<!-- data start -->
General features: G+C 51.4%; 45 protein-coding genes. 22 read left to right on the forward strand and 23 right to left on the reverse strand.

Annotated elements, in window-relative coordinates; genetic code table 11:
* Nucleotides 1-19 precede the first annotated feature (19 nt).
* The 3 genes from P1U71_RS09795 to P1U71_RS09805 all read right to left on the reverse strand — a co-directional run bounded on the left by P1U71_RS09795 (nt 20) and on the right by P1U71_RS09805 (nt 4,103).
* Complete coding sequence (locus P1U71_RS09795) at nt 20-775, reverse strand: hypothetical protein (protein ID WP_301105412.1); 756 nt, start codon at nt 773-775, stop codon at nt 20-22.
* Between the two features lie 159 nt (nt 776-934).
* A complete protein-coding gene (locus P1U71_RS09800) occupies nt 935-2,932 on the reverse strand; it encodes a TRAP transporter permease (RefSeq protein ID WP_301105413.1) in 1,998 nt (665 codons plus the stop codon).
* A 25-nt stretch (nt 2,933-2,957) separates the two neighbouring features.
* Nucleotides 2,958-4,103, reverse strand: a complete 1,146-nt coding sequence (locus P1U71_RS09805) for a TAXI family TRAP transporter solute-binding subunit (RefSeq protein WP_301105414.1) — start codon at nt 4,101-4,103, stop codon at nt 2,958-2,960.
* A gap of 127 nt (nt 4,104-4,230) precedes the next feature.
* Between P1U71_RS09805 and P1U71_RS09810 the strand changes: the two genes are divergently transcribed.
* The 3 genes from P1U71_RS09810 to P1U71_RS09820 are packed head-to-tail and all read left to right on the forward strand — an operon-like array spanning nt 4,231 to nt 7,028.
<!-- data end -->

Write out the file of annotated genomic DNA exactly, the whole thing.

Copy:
General features: G+C 51.4%; 45 protein-coding genes. 22 read left to right on the forward strand and 23 right to left on the reverse strand.

Annotated elements, in window-relative coordinates; genetic code table 11:
* Nucleotides 1-19 precede the first annotated feature (19 nt).
* The 3 genes from P1U71_RS09795 to P1U71_RS09805 all read right to left on the reverse strand — a co-directional run bounded on the left by P1U71_RS09795 (nt 20) and on the right by P1U71_RS09805 (nt 4,103).
* Complete coding sequence (locus P1U71_RS09795) at nt 20-775, reverse strand: hypothetical protein (protein ID WP_301105412.1); 756 nt, start codon at nt 773-775, stop codon at nt 20-22.
* Between the two features lie 159 nt (nt 776-934).
* A complete protein-coding gene (locus P1U71_RS09800) occupies nt 935-2,932 on the reverse strand; it encodes a TRAP transporter permease (RefSeq protein ID WP_301105413.1) in 1,998 nt (665 codons plus the stop codon).
* A 25-nt stretch (nt 2,933-2,957) separates the two neighbouring features.
* Nucleotides 2,958-4,103, reverse strand: a complete 1,146-nt coding sequence (locus P1U71_RS09805) for a TAXI family TRAP transporter solute-binding subunit (RefSeq protein WP_301105414.1) — start codon at nt 4,101-4,103, stop codon at nt 2,958-2,960.
* A gap of 127 nt (nt 4,104-4,230) precedes the next feature.
* Between P1U71_RS09805 and P1U71_RS09810 the strand changes: the two genes are divergently transcribed.
* The 3 genes from P1U71_RS09810 to P1U71_RS09820 are packed head-to-tail and all read left to right on the forward strand — an operon-like array spanning nt 4,231 to nt 7,028.